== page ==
"That study basically showed that there was marginal effort being placed by small-to-medium-sized businesses, largely because the CEOs felt they were too small a target to be hacked or attacked," says Kenneth Saban, associate professor of marketing at Duquesne University. This result begged the question: Exactly how much influence does senior management's attitude have on an organization's information security policies and practices?
Two key findings from this new study:
- Security preparedness varies across industry, with financial services leading the way;
- Security commitment is influenced by several factors, and awareness is a key one of them.
"Based on heightened awareness, executives are more inclined to support the investments not just in technology, but the ongoing training and education - [recognizing] this is not just a one-time effort, it's an affair."
In an interview about this new research, Saban discusses:
- How do the five industrial sectors differ in security awareness and engagement level?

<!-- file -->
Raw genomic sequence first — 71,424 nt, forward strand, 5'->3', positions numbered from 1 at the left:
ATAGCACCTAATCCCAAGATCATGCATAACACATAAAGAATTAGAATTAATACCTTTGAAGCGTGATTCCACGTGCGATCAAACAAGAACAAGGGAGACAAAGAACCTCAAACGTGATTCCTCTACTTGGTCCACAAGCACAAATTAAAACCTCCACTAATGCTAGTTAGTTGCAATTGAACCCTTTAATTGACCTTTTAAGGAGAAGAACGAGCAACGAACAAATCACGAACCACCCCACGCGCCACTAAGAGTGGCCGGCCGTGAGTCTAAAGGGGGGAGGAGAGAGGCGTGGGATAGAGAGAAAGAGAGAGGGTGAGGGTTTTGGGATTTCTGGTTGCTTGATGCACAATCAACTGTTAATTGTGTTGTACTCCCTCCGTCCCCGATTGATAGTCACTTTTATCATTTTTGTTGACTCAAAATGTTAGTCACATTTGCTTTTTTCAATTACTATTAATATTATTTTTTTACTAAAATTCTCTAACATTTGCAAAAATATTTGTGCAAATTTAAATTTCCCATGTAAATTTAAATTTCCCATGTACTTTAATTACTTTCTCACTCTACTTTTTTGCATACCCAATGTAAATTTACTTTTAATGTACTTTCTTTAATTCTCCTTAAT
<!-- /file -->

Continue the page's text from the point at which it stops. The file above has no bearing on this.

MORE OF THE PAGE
- What needs to happen to improve information security awareness among senior leaders?
- What's at risk if awareness doesn't improve?
With over 25 years of corporate experience, Dr. Saban brings a wealth of expertise to his students and clients alike. He has first-hand experience working for such Fortune 500 corporations as AT&T, Borden's, Computer Sciences, Midland-Ross, Pass & Seymour/LeGrand, Robbins & Meyers, Vickers and Westinghouse Electric. Over the last several years, Dr. Saban has published several papers, conducted numerous workshops, and received several grants from the Department of Justice to explore the "security preparedness of Small and Medium Enterprises."